Frettabladid cuts costs and sacks editor
Two weeks ago I mailed Icelandic free daily Frettabladid editor Jon Kaldal for an update on the Icelandic free newspaper situation, which he promptly provided. The country is interesting because it was (and still is) the country with the highest market share of free newspapers (83% in 2006). It is also one of the countries most affected by the economic crisis. As a result, free newspapers suffered as well.
Second free daily 24 Stundir (launched as Bladid in 2005 and owned by paid paper Morgunbladid) closed in 2008 while the leading free daily Frettabladid (home delivered, 7-days-a-week paper at that time) was to be sold to Morgunbladid. As the competition authorities did not approve of the sale, 365Media kept publishing Frettabladid (see previous post).
But Fréttabladid was affected as well by the crisis. It reduced page count somewhat – although is it often still between 48 (Mon.-Wed.) and 96 (Sat.) pages – still an impressive number for a free daily. The Sunday edition was dropped in January 2009.
As I mailed Jon to check some facts and the quotes he said that he just lost his job at the paper – which came as a surprise apparently, as he explained earlier how Frettabladid fought the crisis. So below is an interview with an ex-editor-in-chief.
Kaldal first explained how the crisis affected Fréttabladid and how the paper reacted:
“One large effect from the recession is that the print advertising market has consolidated around Fréttabladid. The marketing people cannot splash their cash as wildly as in the boom years, so now the focus is on the paper where they get value for money.”
“We cut down free home-delivery and circulation. When it was highest it was 107,000, but we are now down to approximately 87,000. Included are a few thousand copies sold in the countryside, but we still deliver to homes in the capital area, and Akureyri, the largest town in Northern Iceland. Last year we also changed from free delivery in several towns, to drop-distribution (stores, gas-stations, neighborhood-boxes).”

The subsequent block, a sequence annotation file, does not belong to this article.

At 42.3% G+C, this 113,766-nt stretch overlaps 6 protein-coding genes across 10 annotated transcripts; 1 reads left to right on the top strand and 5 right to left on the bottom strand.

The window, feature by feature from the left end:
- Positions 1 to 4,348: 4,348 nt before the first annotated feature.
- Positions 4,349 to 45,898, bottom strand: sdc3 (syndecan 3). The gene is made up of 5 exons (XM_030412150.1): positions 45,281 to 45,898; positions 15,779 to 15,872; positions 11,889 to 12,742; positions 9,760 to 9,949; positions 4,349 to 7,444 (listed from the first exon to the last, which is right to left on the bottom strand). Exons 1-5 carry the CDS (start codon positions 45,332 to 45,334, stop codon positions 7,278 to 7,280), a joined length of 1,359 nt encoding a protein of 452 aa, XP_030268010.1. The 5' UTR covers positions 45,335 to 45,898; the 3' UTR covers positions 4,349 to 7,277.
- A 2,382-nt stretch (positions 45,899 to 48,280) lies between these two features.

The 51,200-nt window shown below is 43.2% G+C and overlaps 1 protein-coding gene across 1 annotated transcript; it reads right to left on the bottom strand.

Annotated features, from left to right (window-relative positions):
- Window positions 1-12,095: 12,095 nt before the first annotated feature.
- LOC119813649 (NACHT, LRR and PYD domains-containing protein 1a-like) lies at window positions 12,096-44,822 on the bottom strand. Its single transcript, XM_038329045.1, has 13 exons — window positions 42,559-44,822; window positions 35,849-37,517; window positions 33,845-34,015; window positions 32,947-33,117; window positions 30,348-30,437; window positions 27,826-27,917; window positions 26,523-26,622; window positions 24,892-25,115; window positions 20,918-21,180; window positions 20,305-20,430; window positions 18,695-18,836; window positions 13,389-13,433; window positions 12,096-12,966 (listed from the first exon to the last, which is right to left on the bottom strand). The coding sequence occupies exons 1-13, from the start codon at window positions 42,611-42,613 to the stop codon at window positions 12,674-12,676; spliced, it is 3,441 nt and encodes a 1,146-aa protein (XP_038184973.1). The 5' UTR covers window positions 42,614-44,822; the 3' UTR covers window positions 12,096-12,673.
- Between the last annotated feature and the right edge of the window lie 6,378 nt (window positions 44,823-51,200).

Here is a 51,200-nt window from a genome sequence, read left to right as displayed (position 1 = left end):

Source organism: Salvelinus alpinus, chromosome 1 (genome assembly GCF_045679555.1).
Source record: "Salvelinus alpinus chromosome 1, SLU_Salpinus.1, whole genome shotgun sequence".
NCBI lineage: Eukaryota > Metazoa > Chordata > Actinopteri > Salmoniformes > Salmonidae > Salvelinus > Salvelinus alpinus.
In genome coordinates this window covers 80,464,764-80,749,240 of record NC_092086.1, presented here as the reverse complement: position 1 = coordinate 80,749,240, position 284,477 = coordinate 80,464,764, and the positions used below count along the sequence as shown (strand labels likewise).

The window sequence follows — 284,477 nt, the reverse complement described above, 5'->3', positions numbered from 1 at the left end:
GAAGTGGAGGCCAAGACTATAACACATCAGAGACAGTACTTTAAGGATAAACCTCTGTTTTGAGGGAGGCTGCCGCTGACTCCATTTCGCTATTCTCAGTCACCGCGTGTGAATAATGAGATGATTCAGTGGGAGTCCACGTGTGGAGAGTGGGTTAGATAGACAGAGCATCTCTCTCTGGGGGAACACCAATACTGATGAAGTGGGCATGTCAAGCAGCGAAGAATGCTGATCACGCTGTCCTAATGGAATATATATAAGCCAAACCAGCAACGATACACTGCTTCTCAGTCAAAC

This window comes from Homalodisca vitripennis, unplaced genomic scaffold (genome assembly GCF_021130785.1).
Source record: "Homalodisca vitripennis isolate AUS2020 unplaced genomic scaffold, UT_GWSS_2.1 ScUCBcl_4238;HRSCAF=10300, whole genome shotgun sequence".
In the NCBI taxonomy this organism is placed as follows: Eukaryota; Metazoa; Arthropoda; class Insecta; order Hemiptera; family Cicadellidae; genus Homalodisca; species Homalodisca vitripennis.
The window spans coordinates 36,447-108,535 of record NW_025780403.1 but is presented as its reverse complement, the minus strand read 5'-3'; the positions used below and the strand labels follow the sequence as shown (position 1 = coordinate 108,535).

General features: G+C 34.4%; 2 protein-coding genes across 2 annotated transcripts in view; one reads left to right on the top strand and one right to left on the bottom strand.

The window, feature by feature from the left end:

Asking money for the delivery of a free paper is unusual, although also other titles have experimented with the model. But as home delivery in a sparsely populated country like Iceland can be very expensive, Fréttabladid introduced this model:
“Last autumn, we decided to offer the paper for distribution cost (around 18 Eurocents per copy) to retailers in the countryside. They can choose between selling the paper or give it to their customers (the availability generates traffic). This effort is mainly aimed at the more isolated towns in the countryside. It looks like this experiment is going better than we hoped. Readership per copy is rising outside the capital area. In certain areas the number of readers per copy has risen from 3,7 to 8,7. Which is by far the highest we have registered. People now have access to Fréttabladid pretty much all over Iceland.”
Although circulation is lower than before, readership is hardly affected, it went down slightly in from April 2008 to August 2009, after that it increased again. The gap between Fréttabladid and paid competitor Morgunbladid, however, is growing.
The average daily readership (age 12-80) of Fréttabladid is 63%, while Morgunbladid reaches 32%. In the Reyjavik area, Fréttabladid reaches 76% of the population against 34% for Morgunbladid. In the age group 18-49, Fréttabladid reaches 74% of the population in the Reyjavik area against 24% for Morgunbladid. (data from Capacent)